Title

Effects of sex and alcohol use on antiretroviral therapy outcomes in Botswana: a cohort study.

Year of Publication

2017

Number of Pages

73-81

Date Published

2017 Jan

ISSN Number

1360-0443

Abstract

<p><strong>AIMS: </strong>To determine alcohol use effect on HIV treatment success and whether alcohol use mediates the relation between male sex and treatment failure.</p>

<p><strong>DESIGN: </strong>Longitudinal cohort study.</p>

<p><strong>SETTING: </strong>Eight HIV clinics in and near Gaborone, Botswana.</p>

<p><strong>PARTICIPANTS: </strong>A total of 938 HIV-infected treatment-naive adults initiating regimens containing the antiretroviral medication efavirenz between June 2009 and February 2013, including 478 (51%) males, median age 38&nbsp;years, and plasma HIV RNA 4.9 logcopies/ml.</p>

<p><strong>MEASUREMENTS: </strong>Primary outcome was a composite of treatment failure over 6&nbsp;months including death, lost to care or plasma HIV RNA &gt; 25 copies/ml. Exposures included alcohol use and gender.</p>

<p><strong>FINDINGS: </strong>Failure in 339 (36%) participants included 40 (4%) deaths, 194 (21%) lost to care and 105 (11%) with HIV RNA&nbsp;&gt;&nbsp;25 copies/ml. Both hazardous alcohol use in the past year [adjusted odds ratio (aOR)&nbsp;=&nbsp;1.4, 95% confidence interval (CI)&nbsp;=&nbsp;1.0, 1.9] and male sex (aOR&nbsp;=&nbsp;2.1, 95% CI&nbsp;=&nbsp;1.5, 2.9) were associated with failure. Hazardous alcohol use in the year prior to enrollment was more common in men (57%) than women (24%), P&nbsp;&lt;&nbsp;0.001. There was no difference in alcohol use effect on failure between sexes (P for interaction&nbsp;&gt;&nbsp;0.5). Controlling for hazardous alcohol use did not change the relation between sex and failure.</p>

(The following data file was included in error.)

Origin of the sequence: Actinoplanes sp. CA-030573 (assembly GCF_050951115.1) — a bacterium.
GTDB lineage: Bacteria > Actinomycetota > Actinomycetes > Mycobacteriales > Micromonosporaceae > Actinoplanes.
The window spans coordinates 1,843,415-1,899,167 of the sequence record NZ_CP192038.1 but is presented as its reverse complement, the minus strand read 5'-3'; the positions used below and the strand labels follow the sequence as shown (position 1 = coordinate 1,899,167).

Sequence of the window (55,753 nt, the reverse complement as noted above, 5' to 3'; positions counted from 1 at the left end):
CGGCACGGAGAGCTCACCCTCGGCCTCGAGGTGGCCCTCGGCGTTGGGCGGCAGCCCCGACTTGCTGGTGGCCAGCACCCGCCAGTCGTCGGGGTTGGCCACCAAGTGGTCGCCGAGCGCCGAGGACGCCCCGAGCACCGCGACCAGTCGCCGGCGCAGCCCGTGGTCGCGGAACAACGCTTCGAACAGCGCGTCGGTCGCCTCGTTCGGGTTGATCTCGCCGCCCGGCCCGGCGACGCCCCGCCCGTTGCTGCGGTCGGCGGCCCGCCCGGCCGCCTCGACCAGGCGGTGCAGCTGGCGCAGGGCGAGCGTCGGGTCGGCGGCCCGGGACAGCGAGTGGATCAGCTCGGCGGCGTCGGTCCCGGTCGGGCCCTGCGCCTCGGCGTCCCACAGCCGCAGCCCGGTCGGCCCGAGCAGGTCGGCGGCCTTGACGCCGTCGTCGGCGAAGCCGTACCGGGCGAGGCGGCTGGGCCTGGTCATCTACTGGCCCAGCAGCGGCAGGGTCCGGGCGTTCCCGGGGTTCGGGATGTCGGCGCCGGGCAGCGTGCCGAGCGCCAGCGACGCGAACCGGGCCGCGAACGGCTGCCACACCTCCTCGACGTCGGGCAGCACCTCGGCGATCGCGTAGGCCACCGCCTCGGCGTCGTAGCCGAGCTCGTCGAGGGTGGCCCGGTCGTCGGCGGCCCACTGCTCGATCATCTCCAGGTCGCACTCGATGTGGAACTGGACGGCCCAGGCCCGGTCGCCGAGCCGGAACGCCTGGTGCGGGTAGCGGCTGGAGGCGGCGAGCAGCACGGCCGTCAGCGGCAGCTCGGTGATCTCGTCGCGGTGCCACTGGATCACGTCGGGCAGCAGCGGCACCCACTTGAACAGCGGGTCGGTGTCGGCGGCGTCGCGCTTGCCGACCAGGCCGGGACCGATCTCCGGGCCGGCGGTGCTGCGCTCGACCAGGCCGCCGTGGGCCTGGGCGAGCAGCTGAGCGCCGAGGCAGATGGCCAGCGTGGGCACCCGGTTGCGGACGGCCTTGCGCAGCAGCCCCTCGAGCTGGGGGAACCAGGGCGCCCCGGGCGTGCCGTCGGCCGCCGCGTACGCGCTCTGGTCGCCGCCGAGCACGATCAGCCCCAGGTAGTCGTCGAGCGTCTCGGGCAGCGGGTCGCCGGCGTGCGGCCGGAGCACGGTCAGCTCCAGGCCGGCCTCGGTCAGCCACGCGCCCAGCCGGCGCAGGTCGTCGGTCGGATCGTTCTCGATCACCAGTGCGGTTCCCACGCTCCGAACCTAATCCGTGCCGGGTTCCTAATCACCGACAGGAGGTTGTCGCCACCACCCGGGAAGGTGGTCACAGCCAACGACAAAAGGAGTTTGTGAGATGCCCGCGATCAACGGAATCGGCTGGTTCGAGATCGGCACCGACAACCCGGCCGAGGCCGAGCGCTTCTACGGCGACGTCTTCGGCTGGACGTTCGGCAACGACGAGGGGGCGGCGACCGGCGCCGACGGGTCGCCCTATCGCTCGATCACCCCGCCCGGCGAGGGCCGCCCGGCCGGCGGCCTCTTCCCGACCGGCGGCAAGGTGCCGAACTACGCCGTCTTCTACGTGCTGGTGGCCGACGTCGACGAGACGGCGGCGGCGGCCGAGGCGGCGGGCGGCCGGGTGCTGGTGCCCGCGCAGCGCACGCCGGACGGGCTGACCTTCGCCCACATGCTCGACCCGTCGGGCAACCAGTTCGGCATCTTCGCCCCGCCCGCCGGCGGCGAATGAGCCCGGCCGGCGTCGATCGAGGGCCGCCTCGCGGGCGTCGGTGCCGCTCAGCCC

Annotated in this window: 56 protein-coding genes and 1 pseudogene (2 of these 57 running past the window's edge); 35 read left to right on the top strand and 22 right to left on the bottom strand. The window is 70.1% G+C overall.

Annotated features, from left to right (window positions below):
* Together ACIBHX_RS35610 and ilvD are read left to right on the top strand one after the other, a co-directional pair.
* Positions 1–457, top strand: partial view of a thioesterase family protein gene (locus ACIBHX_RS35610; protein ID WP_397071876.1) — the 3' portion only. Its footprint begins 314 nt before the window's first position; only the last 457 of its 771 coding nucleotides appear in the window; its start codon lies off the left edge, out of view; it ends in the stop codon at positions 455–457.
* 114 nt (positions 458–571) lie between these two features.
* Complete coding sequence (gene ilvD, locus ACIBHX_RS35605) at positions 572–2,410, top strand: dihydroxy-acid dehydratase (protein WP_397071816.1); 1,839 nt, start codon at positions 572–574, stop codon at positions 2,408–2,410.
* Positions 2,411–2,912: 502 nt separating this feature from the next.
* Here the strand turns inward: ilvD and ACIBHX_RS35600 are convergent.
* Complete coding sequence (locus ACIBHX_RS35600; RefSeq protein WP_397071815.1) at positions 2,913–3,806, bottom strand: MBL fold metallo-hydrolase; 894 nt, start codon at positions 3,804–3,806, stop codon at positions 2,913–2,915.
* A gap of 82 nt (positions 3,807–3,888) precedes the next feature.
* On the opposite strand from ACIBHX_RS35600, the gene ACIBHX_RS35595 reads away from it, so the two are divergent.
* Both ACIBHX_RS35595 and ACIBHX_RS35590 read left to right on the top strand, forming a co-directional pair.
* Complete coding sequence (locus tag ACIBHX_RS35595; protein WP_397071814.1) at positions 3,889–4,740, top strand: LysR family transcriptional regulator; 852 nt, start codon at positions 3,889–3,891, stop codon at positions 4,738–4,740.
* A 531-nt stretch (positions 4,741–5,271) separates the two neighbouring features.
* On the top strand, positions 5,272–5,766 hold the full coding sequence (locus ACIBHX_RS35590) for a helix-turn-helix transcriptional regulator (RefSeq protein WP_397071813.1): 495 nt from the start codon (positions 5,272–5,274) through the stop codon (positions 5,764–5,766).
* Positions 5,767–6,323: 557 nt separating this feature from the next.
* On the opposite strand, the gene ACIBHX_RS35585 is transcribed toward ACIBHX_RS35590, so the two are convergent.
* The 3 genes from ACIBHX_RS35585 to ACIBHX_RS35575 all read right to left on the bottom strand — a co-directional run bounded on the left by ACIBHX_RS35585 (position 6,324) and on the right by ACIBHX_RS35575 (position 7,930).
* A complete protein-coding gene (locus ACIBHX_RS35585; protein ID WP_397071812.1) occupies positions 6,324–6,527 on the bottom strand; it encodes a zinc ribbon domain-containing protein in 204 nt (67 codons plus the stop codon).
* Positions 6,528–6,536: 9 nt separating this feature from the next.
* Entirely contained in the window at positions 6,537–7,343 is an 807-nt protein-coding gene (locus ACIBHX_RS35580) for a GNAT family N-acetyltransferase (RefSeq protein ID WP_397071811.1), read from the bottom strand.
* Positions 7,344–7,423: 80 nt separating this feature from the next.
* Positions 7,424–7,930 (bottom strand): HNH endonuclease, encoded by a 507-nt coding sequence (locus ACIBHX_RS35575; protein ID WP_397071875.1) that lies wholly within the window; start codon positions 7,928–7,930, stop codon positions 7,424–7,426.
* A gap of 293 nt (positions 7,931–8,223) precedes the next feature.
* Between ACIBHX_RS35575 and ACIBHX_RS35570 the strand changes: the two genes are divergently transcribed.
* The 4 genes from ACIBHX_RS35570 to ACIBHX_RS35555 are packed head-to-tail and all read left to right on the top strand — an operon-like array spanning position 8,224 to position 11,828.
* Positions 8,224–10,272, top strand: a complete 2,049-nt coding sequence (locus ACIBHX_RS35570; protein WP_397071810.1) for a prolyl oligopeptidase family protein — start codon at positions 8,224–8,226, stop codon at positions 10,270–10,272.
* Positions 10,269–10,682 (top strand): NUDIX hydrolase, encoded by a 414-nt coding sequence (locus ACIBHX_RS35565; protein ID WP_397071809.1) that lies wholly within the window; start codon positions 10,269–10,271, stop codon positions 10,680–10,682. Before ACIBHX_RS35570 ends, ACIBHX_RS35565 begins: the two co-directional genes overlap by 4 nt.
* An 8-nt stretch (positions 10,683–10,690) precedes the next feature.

<p><strong>CONCLUSION: </strong>Alcohol use among HIV-infected adults in Botswana appears to worsen HIV treatment outcomes. Alcohol use does not appear to have either a mediating or a moderating effect on the relation between gender and HIV treatment outcome failure.</p>

DOI

10.1111/add.13538

Alternate Title

Addiction

PMID

27447841

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